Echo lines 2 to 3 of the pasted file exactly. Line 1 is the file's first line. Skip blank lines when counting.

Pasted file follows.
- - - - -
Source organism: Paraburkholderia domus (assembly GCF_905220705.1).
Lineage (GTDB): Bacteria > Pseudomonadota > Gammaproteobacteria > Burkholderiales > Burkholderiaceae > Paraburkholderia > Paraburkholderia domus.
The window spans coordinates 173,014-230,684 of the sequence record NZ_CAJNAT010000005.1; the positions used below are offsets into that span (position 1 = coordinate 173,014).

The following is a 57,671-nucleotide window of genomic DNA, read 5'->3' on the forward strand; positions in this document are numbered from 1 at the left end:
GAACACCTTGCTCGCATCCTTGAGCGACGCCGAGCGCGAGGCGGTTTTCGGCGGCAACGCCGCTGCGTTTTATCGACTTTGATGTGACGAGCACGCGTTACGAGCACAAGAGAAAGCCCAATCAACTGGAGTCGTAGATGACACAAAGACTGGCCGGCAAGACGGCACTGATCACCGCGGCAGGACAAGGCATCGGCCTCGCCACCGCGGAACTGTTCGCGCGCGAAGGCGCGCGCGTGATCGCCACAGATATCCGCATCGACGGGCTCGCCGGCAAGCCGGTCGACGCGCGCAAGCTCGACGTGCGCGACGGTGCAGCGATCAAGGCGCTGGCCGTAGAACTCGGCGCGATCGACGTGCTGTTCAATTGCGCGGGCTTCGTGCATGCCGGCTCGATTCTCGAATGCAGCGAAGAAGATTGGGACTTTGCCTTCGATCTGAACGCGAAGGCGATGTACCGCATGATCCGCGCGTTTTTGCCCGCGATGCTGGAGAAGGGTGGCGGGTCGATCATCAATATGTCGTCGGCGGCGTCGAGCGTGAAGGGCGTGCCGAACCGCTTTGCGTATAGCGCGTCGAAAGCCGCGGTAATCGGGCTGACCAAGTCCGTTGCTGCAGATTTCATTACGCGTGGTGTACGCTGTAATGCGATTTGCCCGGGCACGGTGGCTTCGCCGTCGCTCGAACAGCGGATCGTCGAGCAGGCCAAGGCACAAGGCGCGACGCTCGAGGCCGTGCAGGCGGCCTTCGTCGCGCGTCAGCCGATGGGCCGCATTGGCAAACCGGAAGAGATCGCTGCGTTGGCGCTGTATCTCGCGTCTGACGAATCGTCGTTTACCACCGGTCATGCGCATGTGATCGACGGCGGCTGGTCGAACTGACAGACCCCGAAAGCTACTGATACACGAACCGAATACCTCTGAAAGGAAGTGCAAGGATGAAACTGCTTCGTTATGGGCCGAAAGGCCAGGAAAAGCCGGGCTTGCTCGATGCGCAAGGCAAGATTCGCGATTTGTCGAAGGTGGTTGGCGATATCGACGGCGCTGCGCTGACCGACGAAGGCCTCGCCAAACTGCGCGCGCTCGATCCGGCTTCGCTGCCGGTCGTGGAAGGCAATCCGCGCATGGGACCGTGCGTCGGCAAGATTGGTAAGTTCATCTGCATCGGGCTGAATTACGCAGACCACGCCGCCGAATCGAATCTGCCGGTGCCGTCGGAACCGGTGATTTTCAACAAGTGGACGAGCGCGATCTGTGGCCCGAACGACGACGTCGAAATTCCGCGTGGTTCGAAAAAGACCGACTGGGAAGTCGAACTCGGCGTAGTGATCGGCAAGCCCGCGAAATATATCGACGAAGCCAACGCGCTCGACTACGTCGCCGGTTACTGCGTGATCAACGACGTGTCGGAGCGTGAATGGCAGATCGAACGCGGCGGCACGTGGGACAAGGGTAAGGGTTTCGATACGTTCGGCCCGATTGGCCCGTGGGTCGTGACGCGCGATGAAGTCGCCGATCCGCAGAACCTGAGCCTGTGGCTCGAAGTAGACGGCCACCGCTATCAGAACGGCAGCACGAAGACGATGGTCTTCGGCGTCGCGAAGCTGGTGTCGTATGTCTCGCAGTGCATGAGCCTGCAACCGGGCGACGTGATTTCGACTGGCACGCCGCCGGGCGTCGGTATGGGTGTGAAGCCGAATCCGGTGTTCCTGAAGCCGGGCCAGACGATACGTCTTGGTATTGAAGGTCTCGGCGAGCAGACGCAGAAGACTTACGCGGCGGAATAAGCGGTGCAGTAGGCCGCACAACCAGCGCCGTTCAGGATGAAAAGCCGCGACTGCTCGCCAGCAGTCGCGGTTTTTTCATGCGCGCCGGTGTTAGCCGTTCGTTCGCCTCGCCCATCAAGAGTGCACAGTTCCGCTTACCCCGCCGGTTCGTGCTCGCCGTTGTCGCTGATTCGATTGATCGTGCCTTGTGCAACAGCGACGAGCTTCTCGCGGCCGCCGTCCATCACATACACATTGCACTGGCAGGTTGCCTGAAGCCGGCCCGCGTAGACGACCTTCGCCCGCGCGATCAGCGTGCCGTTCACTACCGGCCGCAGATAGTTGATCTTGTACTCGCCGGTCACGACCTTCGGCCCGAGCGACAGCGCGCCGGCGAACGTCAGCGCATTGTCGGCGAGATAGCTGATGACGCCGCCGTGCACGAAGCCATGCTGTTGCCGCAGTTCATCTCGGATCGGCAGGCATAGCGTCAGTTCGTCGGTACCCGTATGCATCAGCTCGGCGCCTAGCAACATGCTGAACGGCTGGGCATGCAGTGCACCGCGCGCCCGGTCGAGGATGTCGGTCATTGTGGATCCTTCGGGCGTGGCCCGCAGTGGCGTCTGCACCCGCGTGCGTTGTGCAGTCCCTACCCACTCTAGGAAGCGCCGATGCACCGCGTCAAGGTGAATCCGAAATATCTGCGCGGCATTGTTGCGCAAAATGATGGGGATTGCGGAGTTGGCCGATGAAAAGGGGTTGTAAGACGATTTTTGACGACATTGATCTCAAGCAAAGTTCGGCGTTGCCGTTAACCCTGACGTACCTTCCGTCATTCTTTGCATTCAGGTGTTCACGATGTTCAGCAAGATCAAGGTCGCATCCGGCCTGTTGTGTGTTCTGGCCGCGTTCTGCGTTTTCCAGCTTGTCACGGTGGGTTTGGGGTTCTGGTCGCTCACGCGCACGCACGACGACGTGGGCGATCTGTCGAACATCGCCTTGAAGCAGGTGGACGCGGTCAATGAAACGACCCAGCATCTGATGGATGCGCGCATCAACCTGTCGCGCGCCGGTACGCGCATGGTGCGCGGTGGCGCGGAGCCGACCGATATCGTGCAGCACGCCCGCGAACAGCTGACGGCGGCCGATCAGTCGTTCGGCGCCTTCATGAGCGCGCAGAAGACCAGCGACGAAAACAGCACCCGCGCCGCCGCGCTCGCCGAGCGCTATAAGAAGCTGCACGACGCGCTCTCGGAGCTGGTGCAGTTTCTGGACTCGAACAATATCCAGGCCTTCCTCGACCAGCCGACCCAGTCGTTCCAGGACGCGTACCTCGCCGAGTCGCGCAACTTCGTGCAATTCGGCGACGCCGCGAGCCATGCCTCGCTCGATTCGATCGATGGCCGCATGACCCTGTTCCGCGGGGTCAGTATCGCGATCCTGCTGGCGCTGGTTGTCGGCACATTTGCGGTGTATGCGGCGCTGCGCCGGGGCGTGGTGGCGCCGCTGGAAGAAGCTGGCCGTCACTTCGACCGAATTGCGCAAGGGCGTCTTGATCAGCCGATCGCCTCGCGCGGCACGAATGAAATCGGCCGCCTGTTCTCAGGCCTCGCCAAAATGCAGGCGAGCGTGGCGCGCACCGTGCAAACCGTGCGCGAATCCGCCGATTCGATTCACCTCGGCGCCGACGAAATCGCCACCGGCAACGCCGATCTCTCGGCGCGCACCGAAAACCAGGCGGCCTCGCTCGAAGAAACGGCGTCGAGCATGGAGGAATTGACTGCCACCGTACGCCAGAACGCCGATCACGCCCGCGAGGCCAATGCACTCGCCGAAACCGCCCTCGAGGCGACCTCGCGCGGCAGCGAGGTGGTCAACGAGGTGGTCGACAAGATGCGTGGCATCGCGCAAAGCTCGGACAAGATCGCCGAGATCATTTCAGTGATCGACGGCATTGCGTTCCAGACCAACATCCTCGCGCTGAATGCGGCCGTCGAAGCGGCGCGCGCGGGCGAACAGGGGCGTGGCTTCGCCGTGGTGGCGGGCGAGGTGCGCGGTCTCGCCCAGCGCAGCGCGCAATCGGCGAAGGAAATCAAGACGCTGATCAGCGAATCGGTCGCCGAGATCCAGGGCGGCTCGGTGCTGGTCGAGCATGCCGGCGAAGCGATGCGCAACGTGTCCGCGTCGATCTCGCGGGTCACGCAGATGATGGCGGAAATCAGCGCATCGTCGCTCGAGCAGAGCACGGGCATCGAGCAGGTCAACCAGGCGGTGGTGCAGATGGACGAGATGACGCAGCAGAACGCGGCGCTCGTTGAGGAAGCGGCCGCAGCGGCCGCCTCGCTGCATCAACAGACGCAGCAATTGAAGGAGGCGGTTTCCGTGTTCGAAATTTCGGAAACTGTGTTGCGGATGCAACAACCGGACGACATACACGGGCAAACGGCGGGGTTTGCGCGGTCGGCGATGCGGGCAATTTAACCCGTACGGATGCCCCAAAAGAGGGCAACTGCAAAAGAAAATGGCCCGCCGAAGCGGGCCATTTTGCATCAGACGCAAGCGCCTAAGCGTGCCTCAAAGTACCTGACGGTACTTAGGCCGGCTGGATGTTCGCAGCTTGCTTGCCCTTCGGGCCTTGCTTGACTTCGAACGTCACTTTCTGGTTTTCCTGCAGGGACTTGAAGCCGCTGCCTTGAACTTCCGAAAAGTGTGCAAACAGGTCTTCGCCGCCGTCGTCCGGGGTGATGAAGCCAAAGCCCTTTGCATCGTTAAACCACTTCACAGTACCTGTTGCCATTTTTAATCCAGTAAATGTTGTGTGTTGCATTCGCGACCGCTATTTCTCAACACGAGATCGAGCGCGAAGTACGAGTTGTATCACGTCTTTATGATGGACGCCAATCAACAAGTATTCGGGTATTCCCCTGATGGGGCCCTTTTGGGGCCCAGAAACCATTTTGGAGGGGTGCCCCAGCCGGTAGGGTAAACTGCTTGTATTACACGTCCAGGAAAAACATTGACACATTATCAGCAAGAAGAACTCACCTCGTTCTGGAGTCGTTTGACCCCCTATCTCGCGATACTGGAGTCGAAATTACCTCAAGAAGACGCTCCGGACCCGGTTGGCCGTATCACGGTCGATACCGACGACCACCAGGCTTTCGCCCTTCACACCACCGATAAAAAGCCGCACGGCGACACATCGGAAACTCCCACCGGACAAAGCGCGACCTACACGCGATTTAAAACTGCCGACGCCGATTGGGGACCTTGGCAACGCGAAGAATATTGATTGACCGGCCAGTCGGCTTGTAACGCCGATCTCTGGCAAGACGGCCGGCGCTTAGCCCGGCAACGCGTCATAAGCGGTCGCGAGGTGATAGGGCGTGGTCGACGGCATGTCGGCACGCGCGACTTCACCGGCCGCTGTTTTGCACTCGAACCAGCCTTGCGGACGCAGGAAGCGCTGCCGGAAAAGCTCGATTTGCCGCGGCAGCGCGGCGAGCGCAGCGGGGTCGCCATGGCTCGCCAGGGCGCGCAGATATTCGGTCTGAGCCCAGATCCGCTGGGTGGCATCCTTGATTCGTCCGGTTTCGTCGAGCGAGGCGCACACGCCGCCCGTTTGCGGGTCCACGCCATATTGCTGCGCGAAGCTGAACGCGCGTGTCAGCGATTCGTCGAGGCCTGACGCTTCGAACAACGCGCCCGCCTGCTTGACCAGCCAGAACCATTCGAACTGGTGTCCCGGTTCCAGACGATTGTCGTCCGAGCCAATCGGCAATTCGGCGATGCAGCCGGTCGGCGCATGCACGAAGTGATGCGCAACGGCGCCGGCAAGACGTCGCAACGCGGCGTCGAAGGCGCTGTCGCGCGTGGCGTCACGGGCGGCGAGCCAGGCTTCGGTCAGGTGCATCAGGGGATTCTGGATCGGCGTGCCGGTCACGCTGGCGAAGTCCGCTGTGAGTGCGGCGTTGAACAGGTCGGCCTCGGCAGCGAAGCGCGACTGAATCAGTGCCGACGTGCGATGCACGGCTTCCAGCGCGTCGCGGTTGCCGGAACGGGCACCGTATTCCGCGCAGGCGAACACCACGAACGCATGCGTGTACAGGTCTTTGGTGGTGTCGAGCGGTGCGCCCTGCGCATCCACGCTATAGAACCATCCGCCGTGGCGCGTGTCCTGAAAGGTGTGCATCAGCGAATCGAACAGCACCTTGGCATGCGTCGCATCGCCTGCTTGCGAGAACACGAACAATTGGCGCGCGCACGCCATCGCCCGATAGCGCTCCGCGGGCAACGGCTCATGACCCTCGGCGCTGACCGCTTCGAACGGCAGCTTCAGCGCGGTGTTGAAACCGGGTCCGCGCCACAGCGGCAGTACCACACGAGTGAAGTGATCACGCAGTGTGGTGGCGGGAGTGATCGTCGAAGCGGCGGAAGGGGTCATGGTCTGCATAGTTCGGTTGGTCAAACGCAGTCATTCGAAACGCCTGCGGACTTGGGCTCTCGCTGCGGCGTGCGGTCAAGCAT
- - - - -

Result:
Lineage (GTDB): Bacteria > Pseudomonadota > Gammaproteobacteria > Burkholderiales > Burkholderiaceae > Paraburkholderia > Paraburkholderia domus.
The window spans coordinates 173,014-230,684 of the sequence record NZ_CAJNAT010000005.1; the positions used below are offsets into that span (position 1 = coordinate 173,014).